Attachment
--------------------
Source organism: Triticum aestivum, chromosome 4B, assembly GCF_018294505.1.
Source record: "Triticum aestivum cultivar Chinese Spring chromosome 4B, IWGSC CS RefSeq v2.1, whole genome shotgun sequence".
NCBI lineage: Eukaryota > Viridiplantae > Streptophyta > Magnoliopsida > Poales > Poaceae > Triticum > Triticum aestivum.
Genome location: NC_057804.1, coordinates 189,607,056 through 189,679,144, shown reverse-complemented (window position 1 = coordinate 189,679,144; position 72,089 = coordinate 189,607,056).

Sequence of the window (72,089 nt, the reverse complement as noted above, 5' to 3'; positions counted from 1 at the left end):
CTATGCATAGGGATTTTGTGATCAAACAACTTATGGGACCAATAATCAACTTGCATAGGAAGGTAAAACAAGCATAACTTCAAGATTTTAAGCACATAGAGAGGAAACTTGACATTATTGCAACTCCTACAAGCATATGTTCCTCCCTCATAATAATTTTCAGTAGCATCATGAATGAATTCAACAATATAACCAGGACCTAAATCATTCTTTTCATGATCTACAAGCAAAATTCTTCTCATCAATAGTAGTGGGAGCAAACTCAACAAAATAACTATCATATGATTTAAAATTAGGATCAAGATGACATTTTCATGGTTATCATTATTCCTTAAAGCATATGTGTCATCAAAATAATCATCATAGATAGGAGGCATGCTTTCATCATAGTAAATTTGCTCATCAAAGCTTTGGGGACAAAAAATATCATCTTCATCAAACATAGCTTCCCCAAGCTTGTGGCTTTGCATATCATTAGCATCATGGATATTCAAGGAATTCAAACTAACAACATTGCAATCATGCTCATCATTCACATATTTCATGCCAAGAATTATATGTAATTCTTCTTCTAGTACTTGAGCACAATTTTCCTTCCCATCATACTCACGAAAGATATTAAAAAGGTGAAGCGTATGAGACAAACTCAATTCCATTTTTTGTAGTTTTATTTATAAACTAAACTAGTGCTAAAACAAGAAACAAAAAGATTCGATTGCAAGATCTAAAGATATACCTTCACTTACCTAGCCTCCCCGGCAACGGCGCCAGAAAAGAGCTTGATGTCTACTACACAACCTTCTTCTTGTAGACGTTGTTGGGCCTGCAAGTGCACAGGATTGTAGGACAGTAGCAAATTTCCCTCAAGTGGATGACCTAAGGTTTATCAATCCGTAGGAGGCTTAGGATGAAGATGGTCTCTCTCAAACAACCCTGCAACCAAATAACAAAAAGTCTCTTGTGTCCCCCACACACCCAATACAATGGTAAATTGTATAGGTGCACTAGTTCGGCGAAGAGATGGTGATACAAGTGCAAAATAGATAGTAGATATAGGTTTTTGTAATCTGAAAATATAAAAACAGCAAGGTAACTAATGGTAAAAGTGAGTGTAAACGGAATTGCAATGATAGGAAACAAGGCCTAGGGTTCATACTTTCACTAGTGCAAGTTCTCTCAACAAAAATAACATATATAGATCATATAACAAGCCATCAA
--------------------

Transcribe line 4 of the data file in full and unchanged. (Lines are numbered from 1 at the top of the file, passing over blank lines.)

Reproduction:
Genome location: NC_057804.1, coordinates 189,607,056 through 189,679,144, shown reverse-complemented (window position 1 = coordinate 189,679,144; position 72,089 = coordinate 189,607,056).